The stated purpose of Order No. 206, issued July 11, 1958, was 'to assure appropriate refund, in the event said Act No 8 of 1958 should be declared unconstitutional by final judicial decision.' Each of the individual suspension orders, issued in late July and August required the producers to 'refund * * * the difference between the presently effective rates and charges and the proposed increased rates and charges * * * in the event the additional tax * * * is for any reason held to be invalid.' This clearly established petitioners' obligation to make refunds in the event the tax was declared invalid.

33

Petitioners urge, however, that correspondence between the Commission's Chairman and the collector of revenue of the State of Louisiana during September and October 1958 should be considered as a contemporaneous interpretation of what the Commission intended by its orders. Petitioners contend that this correspondence, which was made public in a Commission press release on October 30, 1958, indicated the Commission's intention to require the producers to make refunds only if the producers received refunds from the State. Petitioners also urge as contemporaneous interpretations of Order No. 206 the terms of certain certificate orders issued by respondent during the months of September, October and November 1958. These orders granted certificates of public convenience and necessity in proceeidngs involving the Louisiana gas gathering tax as part of the initial approved rate, and appear to have conditioned the applicants' refund obligation on the payment to them of refunds by the State.

34

We think, however, that, since Order No. 206 is unequivocal in requiring producers to make refunds to their purchasers in the event the tax was declared invalid, there is no valid basis for considering extraneous matters to determine its meaning. Cf. Caminetti v. United States, 242 U.S. 470, 37 S.Ct. 192, 61 L.Ed. 442 (1917). In any event, we do not agree that consideration of the letters would alter the meaning of Order No. 206,10 nor is it reasonable to read into Order No. 206 the specific language of orders issued in unrelated certificate proceedings.

35

The Commission, in providing for refunds, was exercising its function of allowing only costs of service necessarily incurred by the producers. See Acker v. United States, 298 U.S. 426, 56 S.Ct. 824, 80 L.Ed. 1257 (1936). By failing to pay the tax under protest, the producers created a situation in which, if the tax proved to be illegal, injury would fall upon either themselves or the consumer. The consumers were unable to avoid that predicament. Petitioners indicate that payment of the tax under protest would have endangered the State of Louisiana's ability to pay its school teachers and otherwise finance its educational system. But this consideration, however admirable, does not allow petitioners to shift the cost of the invalid tax to their purchasers.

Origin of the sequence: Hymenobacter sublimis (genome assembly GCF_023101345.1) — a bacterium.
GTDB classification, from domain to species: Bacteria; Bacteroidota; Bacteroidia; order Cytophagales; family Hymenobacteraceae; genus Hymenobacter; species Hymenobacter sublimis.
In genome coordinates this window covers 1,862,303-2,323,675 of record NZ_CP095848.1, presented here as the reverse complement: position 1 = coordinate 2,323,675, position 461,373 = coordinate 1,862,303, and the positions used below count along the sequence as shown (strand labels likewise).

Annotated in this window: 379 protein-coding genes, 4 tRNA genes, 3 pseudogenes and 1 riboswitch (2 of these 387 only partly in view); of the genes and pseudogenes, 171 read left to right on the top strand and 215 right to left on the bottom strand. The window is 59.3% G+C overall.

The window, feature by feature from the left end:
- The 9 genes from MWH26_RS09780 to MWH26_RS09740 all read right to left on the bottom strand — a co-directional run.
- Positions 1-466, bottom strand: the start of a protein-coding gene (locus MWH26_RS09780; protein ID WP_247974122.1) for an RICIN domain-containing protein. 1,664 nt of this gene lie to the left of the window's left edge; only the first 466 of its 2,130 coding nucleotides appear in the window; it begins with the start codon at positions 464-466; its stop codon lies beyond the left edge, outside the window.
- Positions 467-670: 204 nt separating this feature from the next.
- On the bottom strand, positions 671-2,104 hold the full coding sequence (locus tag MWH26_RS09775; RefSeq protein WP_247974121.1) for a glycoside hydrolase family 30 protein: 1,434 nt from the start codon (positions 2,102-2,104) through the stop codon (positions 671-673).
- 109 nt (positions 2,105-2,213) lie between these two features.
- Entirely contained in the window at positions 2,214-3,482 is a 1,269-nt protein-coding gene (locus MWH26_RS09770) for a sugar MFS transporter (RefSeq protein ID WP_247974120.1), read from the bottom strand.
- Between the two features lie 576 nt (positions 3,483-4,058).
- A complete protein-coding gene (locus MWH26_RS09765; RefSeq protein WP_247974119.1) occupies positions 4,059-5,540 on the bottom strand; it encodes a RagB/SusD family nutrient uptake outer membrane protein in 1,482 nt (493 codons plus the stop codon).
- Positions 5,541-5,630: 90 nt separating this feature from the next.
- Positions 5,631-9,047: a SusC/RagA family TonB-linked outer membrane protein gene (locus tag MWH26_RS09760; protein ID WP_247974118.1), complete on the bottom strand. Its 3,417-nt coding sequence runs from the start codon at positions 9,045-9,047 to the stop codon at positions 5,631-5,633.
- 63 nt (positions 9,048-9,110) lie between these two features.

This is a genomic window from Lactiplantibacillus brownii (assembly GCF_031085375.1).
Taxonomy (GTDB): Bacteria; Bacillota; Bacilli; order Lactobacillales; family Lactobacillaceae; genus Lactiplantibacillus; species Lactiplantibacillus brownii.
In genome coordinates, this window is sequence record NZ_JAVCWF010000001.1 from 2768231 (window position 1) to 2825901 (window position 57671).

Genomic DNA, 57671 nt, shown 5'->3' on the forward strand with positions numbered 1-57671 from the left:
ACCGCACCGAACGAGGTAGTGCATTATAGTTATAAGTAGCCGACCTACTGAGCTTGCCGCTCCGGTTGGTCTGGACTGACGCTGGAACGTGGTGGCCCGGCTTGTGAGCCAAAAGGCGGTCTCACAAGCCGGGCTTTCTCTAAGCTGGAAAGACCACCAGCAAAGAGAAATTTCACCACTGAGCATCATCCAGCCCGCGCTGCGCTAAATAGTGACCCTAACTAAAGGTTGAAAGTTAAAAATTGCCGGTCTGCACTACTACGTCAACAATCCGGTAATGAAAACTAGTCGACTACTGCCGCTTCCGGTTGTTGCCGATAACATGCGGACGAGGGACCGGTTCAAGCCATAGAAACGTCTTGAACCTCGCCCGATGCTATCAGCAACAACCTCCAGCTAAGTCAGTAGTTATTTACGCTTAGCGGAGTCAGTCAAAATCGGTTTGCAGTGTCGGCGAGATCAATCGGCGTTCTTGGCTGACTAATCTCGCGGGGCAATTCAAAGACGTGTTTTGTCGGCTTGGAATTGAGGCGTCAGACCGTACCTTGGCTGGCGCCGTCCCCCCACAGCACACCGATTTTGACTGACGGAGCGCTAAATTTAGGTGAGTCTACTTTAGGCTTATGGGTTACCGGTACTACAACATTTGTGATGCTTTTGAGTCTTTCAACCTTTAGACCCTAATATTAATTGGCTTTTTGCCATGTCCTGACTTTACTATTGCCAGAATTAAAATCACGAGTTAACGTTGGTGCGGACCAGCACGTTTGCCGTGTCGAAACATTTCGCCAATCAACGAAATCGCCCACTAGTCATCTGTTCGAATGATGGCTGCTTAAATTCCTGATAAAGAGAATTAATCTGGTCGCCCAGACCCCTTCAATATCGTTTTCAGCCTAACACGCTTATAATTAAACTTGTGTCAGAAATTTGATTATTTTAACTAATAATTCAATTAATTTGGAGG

36

In cases numbered 16978 (Pan American), 17006 (Sun), 17118 (Texaco), 17005 (Union), 17268 (Union Texas), and 17298 (Phillips), the Commission's order is affirmed.

37

Respondent's motions to dismiss in cases numbered 16787 and 16929 (Pan American) and 16794 and 16963 (Sun) are granted.

38

So ordered.

1

United Fuel Gas Company, Texas Gas Transmission Corporation, Tennessee Gas Transmission Company and Transcontinental Gas Pipe Line Corporation, intervenors in this action

2

Act No. 8, approved June 16, 1958; 47 La.Rev.Stat.1950 678 (Cum.Supp.1961). The tax was suspended by Act No. 3, Ex.Session, 1958; 47 La.Rev.Stat. (1950) 681.1 (Cum.Supp.1961)

3

Bel Oil Corp. v. Fontenot, 238 La. 1002, 117 So.2d 571 (1959); Southern Natural Gas Co. v. Roland, 240 La. 471, 123 So.2d 891 (1960)

4

20 FPC 28, 23 Fed.Reg. 5431

5

The relevant part of the order provides:

'A number of affected natural-gas companies have advised the Commission that litigation is to be instituted challenging the constitutionality of the aforesaid Act No. 8 of 1958 of the State of Louisiana. In view of this fact, and to assure appropriate refund, in the event said Act No. 8 of 1958 should be declared unconstitutional by final judicial decision, of payments made pursuant to rate schedule changes proposed as a result of such litigation, the Commission proposes to suspend for one day beyond the date they would otherwise become effective any such rate schedule changes.'

6

47 La.Rev.Stat.1950 1576

7

The Commission also denied a petition for intervention by Transcontinental Gas Pipe Line Corporation

8

For reference, the significant events are as follows:

July 11, 1958-- Commission order authorizing producers to file rate schedule changes reflecting the additional one cent per Mcf Louisiana gas gathering tax. Provision was made for refunds should the tax be declared invalid.

August 1, 1958-- Supplemental gas gathering tax becomes effective.

October 30, 1958-- First payment of tax due.

December 1, 1958-- Tax suspended; later declared invalid.

February 21, 1961-- Commission order requiring the producers to refund to 'their respective purchasers the amounts collected under the respective agreements * * * together with a proportionate part of any interest received from the State of Louisiana.

April 14, 1961-- Commission order granting rehearing of the order of February 21.

May 29, 1961-- Commission order on rehearing modifying the order of February 21 so as to require the producers to make refunds only where they in turn receive refunds from the State of Louisiana.

June 27, 1961-- Memphis files petition to intervene and application for rehearing.

June 28, 1961-- United Texas and Transco file petitions for rehearing.

July 28, 1961-- Transco files petition for judicial review.

August 9, 1961-- Transco files second petition for judicial review.

August 30, 1961-- Commission order reopening the proceedings.

March 5, 1962-- Commission order reversing the order of May 29, insofar as it applied to petitioners, and requiring refunds to be made whether or not refunds were made by the State of Louisiana.

9

Section 1.34, Commission's Rules of Practice and Procedure, 18 C.F.R. 1.34

10

The intent of these letters is indicated by the following the passage:

'Neither this general order (Order No. 206) nor the orders subsequently adopted in accordance with its terms suggested in any way that a suit should be brought to test the validity of the Louisiana gathering tax, but merely sought to protect ultimate consumers in a proper manner against payment of operating expenses which included the tax if the tax is held to be involid.' Letter from Commission Chairman to Louisiana Collector of Revenue, October 28, 1958.